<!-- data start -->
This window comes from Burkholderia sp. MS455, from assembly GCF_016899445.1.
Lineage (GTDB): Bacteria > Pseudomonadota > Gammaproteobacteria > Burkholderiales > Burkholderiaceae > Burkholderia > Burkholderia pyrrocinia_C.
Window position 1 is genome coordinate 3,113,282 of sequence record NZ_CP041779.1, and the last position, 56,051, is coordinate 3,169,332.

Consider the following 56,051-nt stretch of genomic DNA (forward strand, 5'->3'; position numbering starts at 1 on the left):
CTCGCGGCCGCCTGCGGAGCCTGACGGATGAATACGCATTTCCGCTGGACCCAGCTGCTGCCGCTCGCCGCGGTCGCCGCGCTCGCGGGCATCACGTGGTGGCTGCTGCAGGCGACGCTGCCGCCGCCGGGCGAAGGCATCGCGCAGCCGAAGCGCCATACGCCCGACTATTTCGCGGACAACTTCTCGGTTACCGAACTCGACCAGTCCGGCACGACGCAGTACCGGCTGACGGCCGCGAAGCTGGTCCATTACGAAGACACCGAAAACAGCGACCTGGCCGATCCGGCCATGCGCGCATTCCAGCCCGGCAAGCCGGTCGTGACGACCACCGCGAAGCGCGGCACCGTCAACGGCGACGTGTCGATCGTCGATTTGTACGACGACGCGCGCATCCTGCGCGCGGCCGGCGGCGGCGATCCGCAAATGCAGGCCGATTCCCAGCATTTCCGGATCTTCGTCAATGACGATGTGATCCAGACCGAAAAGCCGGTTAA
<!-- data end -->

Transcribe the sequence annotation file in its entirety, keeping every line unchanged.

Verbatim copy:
This window comes from Burkholderia sp. MS455, from assembly GCF_016899445.1.
Lineage (GTDB): Bacteria > Pseudomonadota > Gammaproteobacteria > Burkholderiales > Burkholderiaceae > Burkholderia > Burkholderia pyrrocinia_C.
Window position 1 is genome coordinate 3,113,282 of sequence record NZ_CP041779.1, and the last position, 56,051, is coordinate 3,169,332.

Consider the following 56,051-nt stretch of genomic DNA (forward strand, 5'->3'; position numbering starts at 1 on the left):
CTCGCGGCCGCCTGCGGAGCCTGACGGATGAATACGCATTTCCGCTGGACCCAGCTGCTGCCGCTCGCCGCGGTCGCCGCGCTCGCGGGCATCACGTGGTGGCTGCTGCAGGCGACGCTGCCGCCGCCGGGCGAAGGCATCGCGCAGCCGAAGCGCCATACGCCCGACTATTTCGCGGACAACTTCTCGGTTACCGAACTCGACCAGTCCGGCACGACGCAGTACCGGCTGACGGCCGCGAAGCTGGTCCATTACGAAGACACCGAAAACAGCGACCTGGCCGATCCGGCCATGCGCGCATTCCAGCCCGGCAAGCCGGTCGTGACGACCACCGCGAAGCGCGGCACCGTCAACGGCGACGTGTCGATCGTCGATTTGTACGACGACGCGCGCATCCTGCGCGCGGCCGGCGGCGGCGATCCGCAAATGCAGGCCGATTCCCAGCATTTCCGGATCTTCGTCAATGACGATGTGATCCAGACCGAAAAGCCGGTTAA